Tri-City Herald, Sunday, October 9, 2005

Clans Cruising to Alaska

©Valerie Kreutzer

Fish caught at Seward, AlaskaHow should they commemorate their 50th wedding anniversary, wondered my sister Claudia and her husband Dick.  World travelers, especially since retirement, they decided that they’d like to celebrate the day on the move, surrounded by their children, grandchildren and siblings. 

That’s why nine of us boarded the Norwegian Dream in July for an eleven-day cruise from Seattle through the Inside Passage to Skagway in Alaska.  It turned into a memorable outing of pampered luxury, with adventurous side trips through pristine landscapes of awesome beauty.

Groups are in, singles out

At our first five-course dinner aboard we noticed that ours was not the only family affair.  From babies in snugglies to seniors in wheel chairs, groups of all sizes enjoyed togetherness.  Many, like ours, spanned three generations. 

“My dad died in March and after the funeral my mom said ‘let’s all go on a cruise,’” said a young woman I met in aerobics.  “There are seven of us.  My two- and four-year-old love to go to the morning and afternoon children’s programs,” she added.  “I haven’t had it so good since before children.”

If they didn’t belong to a larger group, passengers had definitely boarded in twos, often to highlight a special birthday or anniversary during the cruise.  On the night of Claudia and Dick’s fiftieth, the waiters assembled at our table and crooned some oldie with a refrain of  “I love you so…,” and then repeated their performance at another table where a couple celebrated their 25th anniversary.  We raised our glasses to cheer them on.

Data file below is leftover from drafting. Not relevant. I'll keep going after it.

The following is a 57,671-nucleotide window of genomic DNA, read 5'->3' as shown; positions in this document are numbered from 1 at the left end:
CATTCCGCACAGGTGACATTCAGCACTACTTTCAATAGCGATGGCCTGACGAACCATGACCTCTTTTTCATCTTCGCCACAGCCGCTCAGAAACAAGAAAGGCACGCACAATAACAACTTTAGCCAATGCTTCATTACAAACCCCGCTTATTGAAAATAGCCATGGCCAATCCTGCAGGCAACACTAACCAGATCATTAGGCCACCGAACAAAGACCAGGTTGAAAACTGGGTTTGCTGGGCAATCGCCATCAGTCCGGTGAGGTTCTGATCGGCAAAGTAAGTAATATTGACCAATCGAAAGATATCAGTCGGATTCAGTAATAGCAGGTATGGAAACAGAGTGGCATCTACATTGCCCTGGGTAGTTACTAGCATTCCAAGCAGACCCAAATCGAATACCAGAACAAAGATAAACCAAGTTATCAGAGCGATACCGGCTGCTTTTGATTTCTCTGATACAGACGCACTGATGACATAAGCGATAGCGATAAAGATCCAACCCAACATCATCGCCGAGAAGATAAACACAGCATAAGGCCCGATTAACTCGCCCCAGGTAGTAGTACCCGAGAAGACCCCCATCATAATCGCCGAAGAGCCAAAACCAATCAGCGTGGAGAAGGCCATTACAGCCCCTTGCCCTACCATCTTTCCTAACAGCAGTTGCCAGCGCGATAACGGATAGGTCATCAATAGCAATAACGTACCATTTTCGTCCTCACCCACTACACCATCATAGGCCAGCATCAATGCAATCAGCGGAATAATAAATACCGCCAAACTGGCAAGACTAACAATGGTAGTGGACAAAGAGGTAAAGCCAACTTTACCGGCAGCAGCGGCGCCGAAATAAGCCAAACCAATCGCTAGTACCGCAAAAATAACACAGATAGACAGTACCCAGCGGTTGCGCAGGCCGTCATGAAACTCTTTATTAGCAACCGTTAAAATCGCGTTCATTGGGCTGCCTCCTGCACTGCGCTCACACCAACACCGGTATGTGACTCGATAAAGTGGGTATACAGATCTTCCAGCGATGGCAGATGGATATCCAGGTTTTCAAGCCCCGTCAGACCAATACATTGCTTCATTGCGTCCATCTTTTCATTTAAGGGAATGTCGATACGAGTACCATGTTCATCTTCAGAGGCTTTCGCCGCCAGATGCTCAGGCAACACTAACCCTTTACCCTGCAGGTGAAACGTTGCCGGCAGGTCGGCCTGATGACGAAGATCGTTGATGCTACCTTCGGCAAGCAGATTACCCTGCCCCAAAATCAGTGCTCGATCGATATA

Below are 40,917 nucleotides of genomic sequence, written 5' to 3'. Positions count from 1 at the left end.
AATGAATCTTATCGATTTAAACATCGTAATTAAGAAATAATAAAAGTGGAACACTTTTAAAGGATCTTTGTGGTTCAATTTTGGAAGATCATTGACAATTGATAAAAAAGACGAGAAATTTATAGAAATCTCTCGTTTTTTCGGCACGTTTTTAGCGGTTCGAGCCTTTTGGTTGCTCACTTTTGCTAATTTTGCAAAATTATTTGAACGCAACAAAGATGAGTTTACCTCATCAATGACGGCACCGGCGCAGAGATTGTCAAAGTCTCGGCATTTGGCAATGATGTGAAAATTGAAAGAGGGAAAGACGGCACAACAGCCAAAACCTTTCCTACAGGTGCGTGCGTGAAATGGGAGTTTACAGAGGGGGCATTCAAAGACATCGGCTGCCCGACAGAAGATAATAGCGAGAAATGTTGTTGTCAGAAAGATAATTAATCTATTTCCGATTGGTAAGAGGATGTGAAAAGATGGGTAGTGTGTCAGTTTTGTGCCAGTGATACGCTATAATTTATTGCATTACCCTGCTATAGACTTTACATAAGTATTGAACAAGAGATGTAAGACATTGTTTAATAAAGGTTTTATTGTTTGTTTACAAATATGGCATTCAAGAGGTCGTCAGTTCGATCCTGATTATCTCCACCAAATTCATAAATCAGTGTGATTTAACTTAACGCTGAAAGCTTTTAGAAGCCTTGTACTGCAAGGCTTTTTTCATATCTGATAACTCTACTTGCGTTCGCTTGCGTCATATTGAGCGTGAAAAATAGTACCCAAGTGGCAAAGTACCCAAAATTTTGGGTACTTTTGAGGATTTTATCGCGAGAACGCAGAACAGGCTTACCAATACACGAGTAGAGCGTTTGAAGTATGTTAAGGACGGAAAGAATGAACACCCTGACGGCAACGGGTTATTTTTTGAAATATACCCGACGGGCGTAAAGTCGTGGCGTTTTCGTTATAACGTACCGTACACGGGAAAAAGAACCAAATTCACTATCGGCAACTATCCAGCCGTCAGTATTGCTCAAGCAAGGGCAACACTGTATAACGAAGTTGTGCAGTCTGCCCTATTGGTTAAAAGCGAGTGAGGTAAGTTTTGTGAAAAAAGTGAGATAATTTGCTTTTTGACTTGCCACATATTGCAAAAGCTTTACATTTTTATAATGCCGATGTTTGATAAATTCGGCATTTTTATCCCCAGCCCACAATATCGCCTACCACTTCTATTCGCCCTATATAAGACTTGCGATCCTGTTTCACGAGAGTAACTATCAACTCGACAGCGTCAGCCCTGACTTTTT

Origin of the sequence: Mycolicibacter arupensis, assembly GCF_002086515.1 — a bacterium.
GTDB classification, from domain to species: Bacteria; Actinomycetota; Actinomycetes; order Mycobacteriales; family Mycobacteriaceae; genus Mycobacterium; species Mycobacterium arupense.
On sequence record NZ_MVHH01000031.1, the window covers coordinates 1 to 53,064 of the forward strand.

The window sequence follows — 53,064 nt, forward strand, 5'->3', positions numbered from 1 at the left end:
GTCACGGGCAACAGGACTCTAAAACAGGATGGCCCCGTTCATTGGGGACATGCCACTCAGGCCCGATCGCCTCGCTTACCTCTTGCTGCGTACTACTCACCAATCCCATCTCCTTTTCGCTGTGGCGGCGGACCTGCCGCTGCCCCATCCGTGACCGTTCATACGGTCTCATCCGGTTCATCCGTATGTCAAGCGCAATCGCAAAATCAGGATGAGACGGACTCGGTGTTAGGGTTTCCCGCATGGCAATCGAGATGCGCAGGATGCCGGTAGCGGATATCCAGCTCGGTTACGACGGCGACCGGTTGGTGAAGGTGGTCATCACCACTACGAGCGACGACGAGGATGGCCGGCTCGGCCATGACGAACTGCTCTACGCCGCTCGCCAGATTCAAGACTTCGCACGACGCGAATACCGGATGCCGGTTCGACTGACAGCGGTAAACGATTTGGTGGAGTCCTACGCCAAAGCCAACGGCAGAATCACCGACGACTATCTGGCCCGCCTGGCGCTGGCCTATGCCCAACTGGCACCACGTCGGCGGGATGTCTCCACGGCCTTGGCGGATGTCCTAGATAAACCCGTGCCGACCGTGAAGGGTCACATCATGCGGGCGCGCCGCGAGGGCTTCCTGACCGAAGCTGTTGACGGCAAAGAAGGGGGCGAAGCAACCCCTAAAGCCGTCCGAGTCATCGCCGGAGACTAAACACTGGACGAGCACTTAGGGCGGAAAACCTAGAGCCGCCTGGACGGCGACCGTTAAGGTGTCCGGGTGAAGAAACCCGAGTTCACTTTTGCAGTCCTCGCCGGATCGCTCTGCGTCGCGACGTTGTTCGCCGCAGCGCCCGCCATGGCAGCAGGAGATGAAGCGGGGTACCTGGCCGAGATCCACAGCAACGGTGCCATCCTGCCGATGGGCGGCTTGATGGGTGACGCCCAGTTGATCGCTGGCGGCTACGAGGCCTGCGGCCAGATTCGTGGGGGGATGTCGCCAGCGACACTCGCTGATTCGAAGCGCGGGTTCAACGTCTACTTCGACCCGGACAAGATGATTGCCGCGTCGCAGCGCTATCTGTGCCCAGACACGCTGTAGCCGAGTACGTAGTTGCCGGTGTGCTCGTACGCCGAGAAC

Singles, as my bachelor nephew Mark discovered, were clearly outnumbered.  At a meeting organized by the cruise, only two showed up.  Mark invited a recent divorcee to a rumba dance lesson but their contact fizzled after the last beat.

“During the Caribbean season and especially during spring break we have lots of singles,” explained Soozy Atkins, the cruise director.  “Those cruises are only seven days and always very lively.  The Alaska crowd is older, typically in the fifties and sixties.  They have the time and funds for the longer trips and often invite their families to come along.”

Great Escapes

With almost 1,900 passengers and a crew of 740, we were a 51,000-ton floating resort town stretched over 750 feet.  The space was crowded since chilly winds and intermittent rain kept us mostly indoors.  Except for the hot and sunny day of our Seattle departure, the swimming pools and sun decks stayed empty, though teenagers enjoyed piling into the hot tubs. 

Our seventh-floor staterooms on the promenade deck felt spacious at 152 sq. ft., had comfy sitting areas and large picture windows showing off forested coastlines,  desolate islands, ragged mountains, and bluish glaciers.

The Norwegian line offers “freestyle” cruising, letting you decide where and when to eat in casual or formal attire.  A daily bulletin offered programs from scholarly lectures on oceanography and the history of the Inside Passage, to exercise classes, art auctions, bingo, and nightly variety shows featuring amateur and professional talent.  One night I tried my luck in the casino, quitting when I was four dollars ahead.